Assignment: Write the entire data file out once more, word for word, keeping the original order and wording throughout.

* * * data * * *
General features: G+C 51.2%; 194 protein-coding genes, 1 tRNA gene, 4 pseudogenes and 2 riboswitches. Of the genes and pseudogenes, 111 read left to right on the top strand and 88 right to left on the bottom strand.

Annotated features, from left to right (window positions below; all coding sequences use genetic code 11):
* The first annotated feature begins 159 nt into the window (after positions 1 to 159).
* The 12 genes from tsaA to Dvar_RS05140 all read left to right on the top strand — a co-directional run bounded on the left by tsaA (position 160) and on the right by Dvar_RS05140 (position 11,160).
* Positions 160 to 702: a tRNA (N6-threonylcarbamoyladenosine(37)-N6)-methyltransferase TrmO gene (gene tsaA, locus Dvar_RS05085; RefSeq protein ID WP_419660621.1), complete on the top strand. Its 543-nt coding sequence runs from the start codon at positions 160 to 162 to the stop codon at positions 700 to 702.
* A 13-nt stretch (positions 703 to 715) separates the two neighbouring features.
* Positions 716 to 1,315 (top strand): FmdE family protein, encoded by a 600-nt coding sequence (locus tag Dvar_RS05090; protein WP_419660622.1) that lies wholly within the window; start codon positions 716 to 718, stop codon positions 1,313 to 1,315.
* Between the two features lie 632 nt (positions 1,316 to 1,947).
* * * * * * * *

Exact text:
General features: G+C 51.2%; 194 protein-coding genes, 1 tRNA gene, 4 pseudogenes and 2 riboswitches. Of the genes and pseudogenes, 111 read left to right on the top strand and 88 right to left on the bottom strand.

Annotated features, from left to right (window positions below; all coding sequences use genetic code 11):
* The first annotated feature begins 159 nt into the window (after positions 1 to 159).
* The 12 genes from tsaA to Dvar_RS05140 all read left to right on the top strand — a co-directional run bounded on the left by tsaA (position 160) and on the right by Dvar_RS05140 (position 11,160).
* Positions 160 to 702: a tRNA (N6-threonylcarbamoyladenosine(37)-N6)-methyltransferase TrmO gene (gene tsaA, locus Dvar_RS05085; RefSeq protein ID WP_419660621.1), complete on the top strand. Its 543-nt coding sequence runs from the start codon at positions 160 to 162 to the stop codon at positions 700 to 702.
* A 13-nt stretch (positions 703 to 715) separates the two neighbouring features.
* Positions 716 to 1,315 (top strand): FmdE family protein, encoded by a 600-nt coding sequence (locus tag Dvar_RS05090; protein WP_419660622.1) that lies wholly within the window; start codon positions 716 to 718, stop codon positions 1,313 to 1,315.
* Between the two features lie 632 nt (positions 1,316 to 1,947).